mouthed native Lithuanian term Zemaitis, plura Zemaitei (the z by rights bearing a mark to show that it is sounded like a French ), meaning a Lowlander, as opposed to the Upper Lithuanians of Prussia. The word is the correspondent, in fact, both in sense and etymology, of a Greek xauaírios, if one may venture to create such a form for illustration's sake. But these Samogitians are not Prussians, but true Lithuanians, and, in so far as the authorities have hitherto informed us, certainly do not speak the extinct Prussian, which differed from Lithuanian as a substantive language, not as a dialect. They speak true Lithuanian, only differing dialectically from that of the Prussian kingdom. The difference is important enough, for the one dialect, under Polish influence, accents its words uniformly, as in Polish, while the other has actually retained, in all but perfect integrity, an independent tonic accent coexistent with prosodial quantity. It is thus the exact living counterpart of Hellenic Greek during the Homeric and the classical period; and a reference to it, or a comprehension of its method, may be called indispensable to an understanding of the ancient Greek sound-system, to say nothing of its beautiful completeness of archaic diphthongation. This alone would make it of sufficient importance to justify our seizing a passing opportunity of allusion to its existence. But the real fact is that the Lithuanian language is, for reasons into which we would gladly enter had we space, as much the most important of living European tongues in the eyes of the comparative philologist, as French is the most important to the practical linguist. In the Prussian kingdom it has gone down by the run; it is dying out rapidly, and is only to be heard in the peasant's hut; yet Schleicher speaks naturally when he compares his exultation at coming across its "herrliche formen" in living speech, after going through hardship and trouble to obtain them, with that of the botanist who has at last come on a rare plant, after searching through brakes and swamps. Nor does Diefenbach unpardonably exaggerate, when he says that what may be called its discovery excited hardly less sensation among the learned of Europe than even that of Sanscrit itself. Surely an Eton master, and even an Eton boy, might be moved at hearing that there are Europeans alive who not only called their sons sunus, their beer alus, and their bulls bullus, but who actually decline them like gradus into the bargain, with the us short in the singular and long in the plural.-Pall Mall Gazette.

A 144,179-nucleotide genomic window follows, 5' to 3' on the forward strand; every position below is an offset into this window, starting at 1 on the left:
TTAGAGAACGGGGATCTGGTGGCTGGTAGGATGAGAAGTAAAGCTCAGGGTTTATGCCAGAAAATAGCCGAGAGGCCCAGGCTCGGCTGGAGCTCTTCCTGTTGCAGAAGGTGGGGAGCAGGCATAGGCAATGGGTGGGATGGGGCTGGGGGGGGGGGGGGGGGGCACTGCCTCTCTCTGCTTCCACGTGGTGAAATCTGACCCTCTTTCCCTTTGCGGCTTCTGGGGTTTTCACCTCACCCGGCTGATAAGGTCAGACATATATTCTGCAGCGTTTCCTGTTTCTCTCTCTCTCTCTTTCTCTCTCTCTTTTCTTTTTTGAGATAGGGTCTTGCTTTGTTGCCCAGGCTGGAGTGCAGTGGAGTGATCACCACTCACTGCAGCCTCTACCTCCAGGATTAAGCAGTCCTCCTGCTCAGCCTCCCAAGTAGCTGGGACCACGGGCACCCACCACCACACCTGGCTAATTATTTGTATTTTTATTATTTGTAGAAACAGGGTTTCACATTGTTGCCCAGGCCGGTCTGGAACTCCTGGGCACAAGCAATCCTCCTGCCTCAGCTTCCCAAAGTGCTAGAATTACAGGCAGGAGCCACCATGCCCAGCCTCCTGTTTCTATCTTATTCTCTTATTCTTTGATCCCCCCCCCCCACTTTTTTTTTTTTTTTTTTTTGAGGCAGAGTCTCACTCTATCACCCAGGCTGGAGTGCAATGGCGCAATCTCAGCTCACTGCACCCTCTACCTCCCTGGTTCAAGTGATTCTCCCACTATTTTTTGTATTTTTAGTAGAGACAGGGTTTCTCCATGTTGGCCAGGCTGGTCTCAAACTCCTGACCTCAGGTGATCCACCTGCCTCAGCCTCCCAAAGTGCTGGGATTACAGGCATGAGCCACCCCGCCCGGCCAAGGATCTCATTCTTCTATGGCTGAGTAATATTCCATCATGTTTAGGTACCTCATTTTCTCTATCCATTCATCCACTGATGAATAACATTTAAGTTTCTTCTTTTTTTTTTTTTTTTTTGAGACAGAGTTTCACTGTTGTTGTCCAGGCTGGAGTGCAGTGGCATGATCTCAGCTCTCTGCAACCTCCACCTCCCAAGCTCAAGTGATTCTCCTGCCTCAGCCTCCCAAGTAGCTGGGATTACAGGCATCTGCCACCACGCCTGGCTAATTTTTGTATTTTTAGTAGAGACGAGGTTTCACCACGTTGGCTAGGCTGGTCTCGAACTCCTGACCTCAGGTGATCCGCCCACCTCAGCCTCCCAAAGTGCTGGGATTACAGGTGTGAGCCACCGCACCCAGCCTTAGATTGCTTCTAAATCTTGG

Origin of the Chinese.-"The Origin of the Chinese" is the title of a pamphlet of seventyeight pages, published at Hong Kong, by the Rev. John Chalmers, A.M. (of the London Mission), with a view of contributing toward the knowledge of early Chinese history, and also, it would seem, as an attempt, by means of comparative philology, to connect the Chinese race with the Aryan stock, and to strengthen the arguments existing in favor of primeval unity of the human race. Mr. Chalmers is favorably
known to most students of Chinese as an ornament to the missionary body in China, in respect to his literary labors, and attempts to throw light upon the language and records of the people. He